What is a contract? The elements of a contract [No. 86]
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What is a contract? The elements of a contract [No. 86]

One of the issues that people worry about
in the law of contracts is exactly what kind of agreements do they cover. Ah, the basic definition of a contract is
any agreement between two or more parties in which people either agree to perform or
abstain from any act. Generally speaking we talk about the ability
to have gains from trade. And in the simplest kind of case it means
that I give you my horse and you give me your cow, a contract of barter. But in many cases it turns out that the key
element is going to be gains from trade over time, so that I am going to lend you money
today and you are going to repay me tomorrow. It turns out that we always use self-help
devices in order to firm up these relationships. I may take security before I make you a loan. I may only make loans to people whom I trust,
I may only make loans if somebody else is prepared to guarantee them. But in the end these informal devices will
come up short unless there is the security and the knowledge that you can sue somebody
in the event that a breach takes place. There is no formal requirement in the law
of contract as such which says that the agreement must be in writing in all cases. Indeed thousands of contracts that people
enter into every day have no written evidence whatsoever. You buy a newspaper, you pay a dollar and
you get the paper. It’s a contract. There is an offer, there is an acceptance
and there is performance. But as contracts deal with ah more complex
subject matter, as the duration of their performance starts to increase, as the value of the contracting
stuff starts to increase, writing is almost always required and the reason is you cannot
negotiate the purchase of a house with the same speed and rapidity that you can negotiate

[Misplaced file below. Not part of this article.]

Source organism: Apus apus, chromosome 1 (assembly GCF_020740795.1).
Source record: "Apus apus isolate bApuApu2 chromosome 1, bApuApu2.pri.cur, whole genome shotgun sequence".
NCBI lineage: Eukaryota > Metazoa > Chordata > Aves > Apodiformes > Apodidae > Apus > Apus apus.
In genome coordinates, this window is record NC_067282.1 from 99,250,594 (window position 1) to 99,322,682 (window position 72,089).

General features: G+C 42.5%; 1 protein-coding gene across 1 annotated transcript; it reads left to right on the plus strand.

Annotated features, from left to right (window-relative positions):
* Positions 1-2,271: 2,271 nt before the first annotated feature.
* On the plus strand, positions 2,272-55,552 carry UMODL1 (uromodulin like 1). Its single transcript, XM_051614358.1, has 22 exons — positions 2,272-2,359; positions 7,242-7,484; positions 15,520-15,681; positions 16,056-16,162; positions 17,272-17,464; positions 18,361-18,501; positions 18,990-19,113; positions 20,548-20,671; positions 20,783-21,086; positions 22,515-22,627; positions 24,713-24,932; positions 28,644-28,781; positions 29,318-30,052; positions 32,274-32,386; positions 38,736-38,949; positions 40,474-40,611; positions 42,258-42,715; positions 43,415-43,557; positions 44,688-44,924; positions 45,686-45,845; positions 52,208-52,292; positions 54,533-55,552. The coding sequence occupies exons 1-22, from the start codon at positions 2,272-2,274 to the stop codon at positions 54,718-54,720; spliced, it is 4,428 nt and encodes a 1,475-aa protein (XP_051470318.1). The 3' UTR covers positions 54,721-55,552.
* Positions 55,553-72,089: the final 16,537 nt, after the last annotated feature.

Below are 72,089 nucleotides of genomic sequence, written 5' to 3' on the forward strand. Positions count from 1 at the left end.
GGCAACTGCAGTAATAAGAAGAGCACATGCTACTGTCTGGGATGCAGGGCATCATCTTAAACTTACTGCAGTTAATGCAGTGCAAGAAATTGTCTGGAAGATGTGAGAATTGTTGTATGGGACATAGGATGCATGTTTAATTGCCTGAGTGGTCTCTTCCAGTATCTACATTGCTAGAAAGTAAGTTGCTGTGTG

the purchase of a paper. And so what you do is you get lots of formal
stuff and the way in which it works roughly speaking as follows: You have a period of
oral give and take in negotiation in which neither side is bound even if they have quote
on quote reached an agreement. Then what you do is you sign a written agreement
by both parties indicating the major obligations to be discharged. That’s called the Statute of Frauds requirement. At that particular point, the property has
not conveyed because after you make the agreement then you run inspections first on the title
papers and then on the condition of the premises and only after those things are satisfied,
you actually have the conveyance. If one wants to think about why contracts
are so important, it turns out that contracts allow you to make improvements on public space
when the government enters into various kinds of agreements with various contractors to
pave the roads and to repair them. If you look at the private space, generally
speaking, no individual can build all the things that are necessary and the law of contracts
allows you to specialize and essentially to take people with different sets of skills
and to combine them in optimal fashion.

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